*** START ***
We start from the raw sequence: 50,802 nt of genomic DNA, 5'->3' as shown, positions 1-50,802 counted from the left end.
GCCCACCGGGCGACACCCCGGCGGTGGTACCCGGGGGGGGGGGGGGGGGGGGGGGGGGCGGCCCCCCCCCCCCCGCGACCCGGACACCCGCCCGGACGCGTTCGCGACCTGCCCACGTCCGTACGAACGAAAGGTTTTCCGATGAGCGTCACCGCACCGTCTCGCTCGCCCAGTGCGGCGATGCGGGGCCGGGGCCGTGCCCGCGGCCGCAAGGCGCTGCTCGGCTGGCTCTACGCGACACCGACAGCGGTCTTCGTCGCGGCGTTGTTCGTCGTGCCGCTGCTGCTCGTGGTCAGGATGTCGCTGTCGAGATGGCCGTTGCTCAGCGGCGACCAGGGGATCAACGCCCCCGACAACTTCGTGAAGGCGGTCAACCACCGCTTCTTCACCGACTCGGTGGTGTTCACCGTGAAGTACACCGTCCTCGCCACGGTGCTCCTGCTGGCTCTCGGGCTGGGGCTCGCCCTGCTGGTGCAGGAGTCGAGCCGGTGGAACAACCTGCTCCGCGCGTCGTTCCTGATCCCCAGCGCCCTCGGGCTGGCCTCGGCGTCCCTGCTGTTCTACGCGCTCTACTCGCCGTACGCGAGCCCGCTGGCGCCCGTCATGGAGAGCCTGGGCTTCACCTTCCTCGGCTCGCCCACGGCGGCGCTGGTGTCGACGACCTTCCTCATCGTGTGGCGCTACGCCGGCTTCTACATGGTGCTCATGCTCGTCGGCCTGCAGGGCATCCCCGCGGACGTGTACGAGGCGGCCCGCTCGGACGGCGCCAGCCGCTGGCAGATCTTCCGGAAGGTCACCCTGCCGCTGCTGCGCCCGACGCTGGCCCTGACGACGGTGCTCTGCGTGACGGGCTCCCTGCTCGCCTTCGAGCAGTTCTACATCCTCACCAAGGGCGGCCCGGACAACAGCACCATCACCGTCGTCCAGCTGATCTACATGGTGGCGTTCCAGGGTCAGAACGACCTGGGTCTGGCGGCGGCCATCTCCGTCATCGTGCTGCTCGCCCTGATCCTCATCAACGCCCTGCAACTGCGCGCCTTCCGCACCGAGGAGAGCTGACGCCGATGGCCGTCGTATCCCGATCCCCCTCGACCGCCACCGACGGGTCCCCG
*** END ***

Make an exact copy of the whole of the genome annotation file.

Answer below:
We start from the raw sequence: 50,802 nt of genomic DNA, 5'->3' as shown, positions 1-50,802 counted from the left end.
GCCCACCGGGCGACACCCCGGCGGTGGTACCCGGGGGGGGGGGGGGGGGGGGGGGGGGCGGCCCCCCCCCCCCCGCGACCCGGACACCCGCCCGGACGCGTTCGCGACCTGCCCACGTCCGTACGAACGAAAGGTTTTCCGATGAGCGTCACCGCACCGTCTCGCTCGCCCAGTGCGGCGATGCGGGGCCGGGGCCGTGCCCGCGGCCGCAAGGCGCTGCTCGGCTGGCTCTACGCGACACCGACAGCGGTCTTCGTCGCGGCGTTGTTCGTCGTGCCGCTGCTGCTCGTGGTCAGGATGTCGCTGTCGAGATGGCCGTTGCTCAGCGGCGACCAGGGGATCAACGCCCCCGACAACTTCGTGAAGGCGGTCAACCACCGCTTCTTCACCGACTCGGTGGTGTTCACCGTGAAGTACACCGTCCTCGCCACGGTGCTCCTGCTGGCTCTCGGGCTGGGGCTCGCCCTGCTGGTGCAGGAGTCGAGCCGGTGGAACAACCTGCTCCGCGCGTCGTTCCTGATCCCCAGCGCCCTCGGGCTGGCCTCGGCGTCCCTGCTGTTCTACGCGCTCTACTCGCCGTACGCGAGCCCGCTGGCGCCCGTCATGGAGAGCCTGGGCTTCACCTTCCTCGGCTCGCCCACGGCGGCGCTGGTGTCGACGACCTTCCTCATCGTGTGGCGCTACGCCGGCTTCTACATGGTGCTCATGCTCGTCGGCCTGCAGGGCATCCCCGCGGACGTGTACGAGGCGGCCCGCTCGGACGGCGCCAGCCGCTGGCAGATCTTCCGGAAGGTCACCCTGCCGCTGCTGCGCCCGACGCTGGCCCTGACGACGGTGCTCTGCGTGACGGGCTCCCTGCTCGCCTTCGAGCAGTTCTACATCCTCACCAAGGGCGGCCCGGACAACAGCACCATCACCGTCGTCCAGCTGATCTACATGGTGGCGTTCCAGGGTCAGAACGACCTGGGTCTGGCGGCGGCCATCTCCGTCATCGTGCTGCTCGCCCTGATCCTCATCAACGCCCTGCAACTGCGCGCCTTCCGCACCGAGGAGAGCTGACGCCGATGGCCGTCGTATCCCGATCCCCCTCGACCGCCACCGACGGGTCCCCG